Bar Exam: North Country Brewing
The Slippery Rock, Pa., restaurant and brewery is a must-visit for anyone passing through the area.
The simple burger and beer combo.
Almost every restaurant has it on the menu in some form or another. But only a select few can truthfully say they brew the beer themselves and source the Angus from their own farm. Somehow, North Country Brewing does both.
Ask anyone in Slippery Rock where they’re going for dinner, and they're likely to tell you — without hesitation — “we’re going to the brewery.”
Actually, it was that very sentence that led me to North Country Brewery the first time, and I’ve made a pilgrimage on dozens of occasions since. With its cozy wood and stone exterior, North Country is by far the most welcoming spot on Slippery Rock’s main street.
Sure, there are other places to eat and drink on Main, but there’s something about North Country’s quirky menu and atmosphere that draws in big crowds. It’s that feeling of walking through the huge front door and through its narrow corridors and warm decor that brings to mind coming home for Thanksgiving.
Speaking of the decor, North Country feels like you’re dining at your grandparents' house — and that’s not a bad thing. The building itself is more than 200 years old and, at one time, was registered as an inn (and later, a coffin maker and undertaker’s shop). The restaurant’s winding layout and unique artwork will leave you feeling like you’re walking around grandma’s — if grandma spent a lifetime collecting those old country knick-knacks and signs.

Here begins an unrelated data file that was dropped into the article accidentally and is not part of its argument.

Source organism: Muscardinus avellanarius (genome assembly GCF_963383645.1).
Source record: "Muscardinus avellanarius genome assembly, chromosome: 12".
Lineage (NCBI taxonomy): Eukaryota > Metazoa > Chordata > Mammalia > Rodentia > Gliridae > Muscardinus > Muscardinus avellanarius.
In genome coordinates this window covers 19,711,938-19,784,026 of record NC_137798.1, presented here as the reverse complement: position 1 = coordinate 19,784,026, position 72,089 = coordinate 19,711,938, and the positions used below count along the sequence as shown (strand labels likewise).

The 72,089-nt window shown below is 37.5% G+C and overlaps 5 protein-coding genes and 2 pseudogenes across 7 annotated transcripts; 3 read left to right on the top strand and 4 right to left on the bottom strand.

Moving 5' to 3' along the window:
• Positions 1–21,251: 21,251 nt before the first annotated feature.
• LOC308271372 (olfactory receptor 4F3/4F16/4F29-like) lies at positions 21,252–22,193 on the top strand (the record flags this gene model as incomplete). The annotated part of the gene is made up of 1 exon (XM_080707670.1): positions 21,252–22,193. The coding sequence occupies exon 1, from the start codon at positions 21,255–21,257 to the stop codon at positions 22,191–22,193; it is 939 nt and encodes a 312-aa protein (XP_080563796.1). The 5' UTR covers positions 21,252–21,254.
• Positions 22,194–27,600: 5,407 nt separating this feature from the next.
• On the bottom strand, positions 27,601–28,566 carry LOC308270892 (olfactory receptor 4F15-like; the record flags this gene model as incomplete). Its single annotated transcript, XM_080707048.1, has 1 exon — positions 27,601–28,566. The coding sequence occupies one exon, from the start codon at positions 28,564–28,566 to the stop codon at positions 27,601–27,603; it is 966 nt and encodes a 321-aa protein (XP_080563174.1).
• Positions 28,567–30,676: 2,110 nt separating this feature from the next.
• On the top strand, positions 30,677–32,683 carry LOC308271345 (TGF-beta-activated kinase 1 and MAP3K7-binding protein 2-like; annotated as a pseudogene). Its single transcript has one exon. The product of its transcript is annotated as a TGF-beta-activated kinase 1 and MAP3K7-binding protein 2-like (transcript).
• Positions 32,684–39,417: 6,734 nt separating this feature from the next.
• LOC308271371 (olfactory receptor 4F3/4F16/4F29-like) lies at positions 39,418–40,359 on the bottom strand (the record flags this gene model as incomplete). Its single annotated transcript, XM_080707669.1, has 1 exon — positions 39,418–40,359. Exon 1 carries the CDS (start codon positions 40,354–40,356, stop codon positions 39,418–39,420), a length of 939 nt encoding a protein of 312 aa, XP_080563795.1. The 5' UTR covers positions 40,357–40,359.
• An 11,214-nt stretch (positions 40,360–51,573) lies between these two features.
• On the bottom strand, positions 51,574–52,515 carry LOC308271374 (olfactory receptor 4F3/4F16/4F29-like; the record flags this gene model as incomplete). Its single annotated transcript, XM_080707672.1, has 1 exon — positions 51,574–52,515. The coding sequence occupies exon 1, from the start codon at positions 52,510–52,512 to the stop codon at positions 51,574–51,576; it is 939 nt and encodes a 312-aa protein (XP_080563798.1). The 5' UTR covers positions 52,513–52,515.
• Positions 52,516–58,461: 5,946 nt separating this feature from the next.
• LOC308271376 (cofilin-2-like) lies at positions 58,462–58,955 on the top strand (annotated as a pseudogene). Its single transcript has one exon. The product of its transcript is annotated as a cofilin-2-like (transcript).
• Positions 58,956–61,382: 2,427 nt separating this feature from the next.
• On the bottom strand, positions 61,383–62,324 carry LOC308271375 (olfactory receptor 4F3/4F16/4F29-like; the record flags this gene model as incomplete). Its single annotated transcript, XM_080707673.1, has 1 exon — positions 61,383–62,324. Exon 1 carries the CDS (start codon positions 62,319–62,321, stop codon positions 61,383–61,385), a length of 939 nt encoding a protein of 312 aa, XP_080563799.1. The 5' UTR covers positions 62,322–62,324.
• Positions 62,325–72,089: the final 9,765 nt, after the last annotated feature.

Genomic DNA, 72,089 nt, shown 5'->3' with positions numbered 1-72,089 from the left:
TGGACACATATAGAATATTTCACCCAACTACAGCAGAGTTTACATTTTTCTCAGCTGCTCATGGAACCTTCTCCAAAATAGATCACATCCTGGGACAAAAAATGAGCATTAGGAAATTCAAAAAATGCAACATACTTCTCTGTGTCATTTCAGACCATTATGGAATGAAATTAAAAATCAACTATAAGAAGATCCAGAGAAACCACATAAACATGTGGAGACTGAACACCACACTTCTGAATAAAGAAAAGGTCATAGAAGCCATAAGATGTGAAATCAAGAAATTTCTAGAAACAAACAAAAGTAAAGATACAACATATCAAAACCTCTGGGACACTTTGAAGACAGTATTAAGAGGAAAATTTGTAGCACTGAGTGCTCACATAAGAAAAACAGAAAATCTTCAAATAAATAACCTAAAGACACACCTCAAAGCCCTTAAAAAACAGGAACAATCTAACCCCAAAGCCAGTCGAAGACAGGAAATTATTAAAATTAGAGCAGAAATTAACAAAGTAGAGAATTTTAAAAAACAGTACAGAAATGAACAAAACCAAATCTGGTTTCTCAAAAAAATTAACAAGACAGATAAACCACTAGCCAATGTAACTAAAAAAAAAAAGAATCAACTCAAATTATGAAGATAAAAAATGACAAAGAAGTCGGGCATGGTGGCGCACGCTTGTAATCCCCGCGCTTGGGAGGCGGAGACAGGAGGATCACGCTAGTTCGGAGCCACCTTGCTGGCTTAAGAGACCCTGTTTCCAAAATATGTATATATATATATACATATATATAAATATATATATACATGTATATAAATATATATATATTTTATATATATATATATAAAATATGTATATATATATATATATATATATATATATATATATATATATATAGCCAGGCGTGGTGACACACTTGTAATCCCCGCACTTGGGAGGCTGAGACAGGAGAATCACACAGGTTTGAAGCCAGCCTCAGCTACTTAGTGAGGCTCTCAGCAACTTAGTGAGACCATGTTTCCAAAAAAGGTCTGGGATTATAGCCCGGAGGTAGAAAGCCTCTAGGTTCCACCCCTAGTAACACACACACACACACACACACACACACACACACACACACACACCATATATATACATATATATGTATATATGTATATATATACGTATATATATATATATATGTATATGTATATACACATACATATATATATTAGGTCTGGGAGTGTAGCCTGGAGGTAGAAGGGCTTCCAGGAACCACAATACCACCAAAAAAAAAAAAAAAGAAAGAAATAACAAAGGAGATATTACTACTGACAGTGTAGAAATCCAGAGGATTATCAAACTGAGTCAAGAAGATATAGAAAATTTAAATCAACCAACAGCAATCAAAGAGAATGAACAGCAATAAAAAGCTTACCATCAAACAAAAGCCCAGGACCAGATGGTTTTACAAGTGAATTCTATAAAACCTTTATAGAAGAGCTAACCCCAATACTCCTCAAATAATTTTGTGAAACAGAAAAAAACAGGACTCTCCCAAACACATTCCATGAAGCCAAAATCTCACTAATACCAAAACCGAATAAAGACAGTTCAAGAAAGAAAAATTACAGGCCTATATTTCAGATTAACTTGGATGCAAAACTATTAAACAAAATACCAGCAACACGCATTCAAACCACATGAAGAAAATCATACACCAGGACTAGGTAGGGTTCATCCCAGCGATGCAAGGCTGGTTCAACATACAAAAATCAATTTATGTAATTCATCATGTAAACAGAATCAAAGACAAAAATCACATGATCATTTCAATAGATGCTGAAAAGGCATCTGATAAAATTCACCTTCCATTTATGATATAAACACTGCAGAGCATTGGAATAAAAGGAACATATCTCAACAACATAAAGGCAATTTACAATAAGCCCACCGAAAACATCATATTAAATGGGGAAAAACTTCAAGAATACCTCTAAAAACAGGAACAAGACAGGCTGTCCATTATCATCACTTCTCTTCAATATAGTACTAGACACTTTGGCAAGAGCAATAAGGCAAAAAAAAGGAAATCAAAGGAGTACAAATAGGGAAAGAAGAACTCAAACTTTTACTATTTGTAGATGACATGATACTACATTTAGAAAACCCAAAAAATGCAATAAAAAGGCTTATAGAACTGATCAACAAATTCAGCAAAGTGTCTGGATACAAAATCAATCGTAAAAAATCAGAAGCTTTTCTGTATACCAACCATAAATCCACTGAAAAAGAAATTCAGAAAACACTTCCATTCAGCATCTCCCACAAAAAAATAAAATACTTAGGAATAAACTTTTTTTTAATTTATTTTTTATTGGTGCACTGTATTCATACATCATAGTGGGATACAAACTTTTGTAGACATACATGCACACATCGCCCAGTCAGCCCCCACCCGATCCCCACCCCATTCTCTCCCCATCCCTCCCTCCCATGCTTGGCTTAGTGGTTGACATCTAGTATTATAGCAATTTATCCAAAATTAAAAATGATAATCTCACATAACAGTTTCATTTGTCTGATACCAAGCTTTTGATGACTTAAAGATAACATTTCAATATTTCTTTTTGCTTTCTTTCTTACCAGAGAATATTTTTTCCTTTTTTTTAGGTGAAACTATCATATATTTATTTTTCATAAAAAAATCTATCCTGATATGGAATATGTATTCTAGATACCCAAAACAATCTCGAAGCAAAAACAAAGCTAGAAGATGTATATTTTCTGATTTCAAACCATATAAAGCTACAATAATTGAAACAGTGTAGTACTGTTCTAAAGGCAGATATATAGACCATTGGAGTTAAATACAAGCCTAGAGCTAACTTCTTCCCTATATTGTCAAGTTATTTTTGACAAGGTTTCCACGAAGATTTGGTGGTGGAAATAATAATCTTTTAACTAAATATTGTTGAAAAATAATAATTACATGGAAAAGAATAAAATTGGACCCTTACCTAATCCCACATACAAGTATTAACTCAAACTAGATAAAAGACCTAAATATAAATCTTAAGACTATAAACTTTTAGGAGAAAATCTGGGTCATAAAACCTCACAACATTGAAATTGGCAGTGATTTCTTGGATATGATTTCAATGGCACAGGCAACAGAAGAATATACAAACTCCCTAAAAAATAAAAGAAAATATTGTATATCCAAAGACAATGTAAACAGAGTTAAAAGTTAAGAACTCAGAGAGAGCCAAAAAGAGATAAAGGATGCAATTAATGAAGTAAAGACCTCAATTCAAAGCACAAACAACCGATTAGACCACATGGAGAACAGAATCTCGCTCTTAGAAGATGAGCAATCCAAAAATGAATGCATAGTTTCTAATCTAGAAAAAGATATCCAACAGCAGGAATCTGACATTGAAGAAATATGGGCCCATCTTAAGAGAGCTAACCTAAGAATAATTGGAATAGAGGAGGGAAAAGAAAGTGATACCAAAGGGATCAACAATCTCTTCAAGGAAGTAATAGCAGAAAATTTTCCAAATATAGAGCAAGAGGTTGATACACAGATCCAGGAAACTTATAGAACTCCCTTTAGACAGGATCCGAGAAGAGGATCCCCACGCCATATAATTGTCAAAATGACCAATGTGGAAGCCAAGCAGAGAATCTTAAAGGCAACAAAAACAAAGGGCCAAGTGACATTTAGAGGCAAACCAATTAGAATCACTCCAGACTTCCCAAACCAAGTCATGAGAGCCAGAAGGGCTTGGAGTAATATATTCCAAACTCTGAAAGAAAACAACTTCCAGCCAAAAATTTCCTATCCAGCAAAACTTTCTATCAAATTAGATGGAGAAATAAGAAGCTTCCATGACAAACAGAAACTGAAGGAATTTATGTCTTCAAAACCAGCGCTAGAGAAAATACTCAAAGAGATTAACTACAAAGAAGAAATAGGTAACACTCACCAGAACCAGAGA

Then there’s the beer selection: North Country has quite a few, with a beer for almost every taste. My go-to has become the Paleo IPA, a nod to co-owner Bob McCafferty’s previous career as archeologist. It’s a nice middle-of-the-road IPA, not too bitter with a fruity finish. Another highlight is the Paddler’s Pale Ale; it's the lower-alcohol, more-palatable cousin of the Paleo.
North Country boasts a wide selection of fare, from the odd to the conventional. For the odd: deep-fried frog legs, which I ordered based on the strangeness alone, that don’t disappoint. For the conventional: You cannot go wrong ordering a burger. Words cannot do justice to the near-perfect burgers that come out of the kitchen. I chose the Leeroy Brown, as I always do; I usually go with the farm-to-fork option, which is fresh Angus beef sourced directed from the McCafferty’s farm. Paired with the ales, there are few combinations in this world as perfect.
There isn’t a whole lot to complain about at North Country. The service is more than adequate, the atmosphere is one of a kind and the food and drink alone are more than enough of an excuse to take the drive up north for a truly unique time.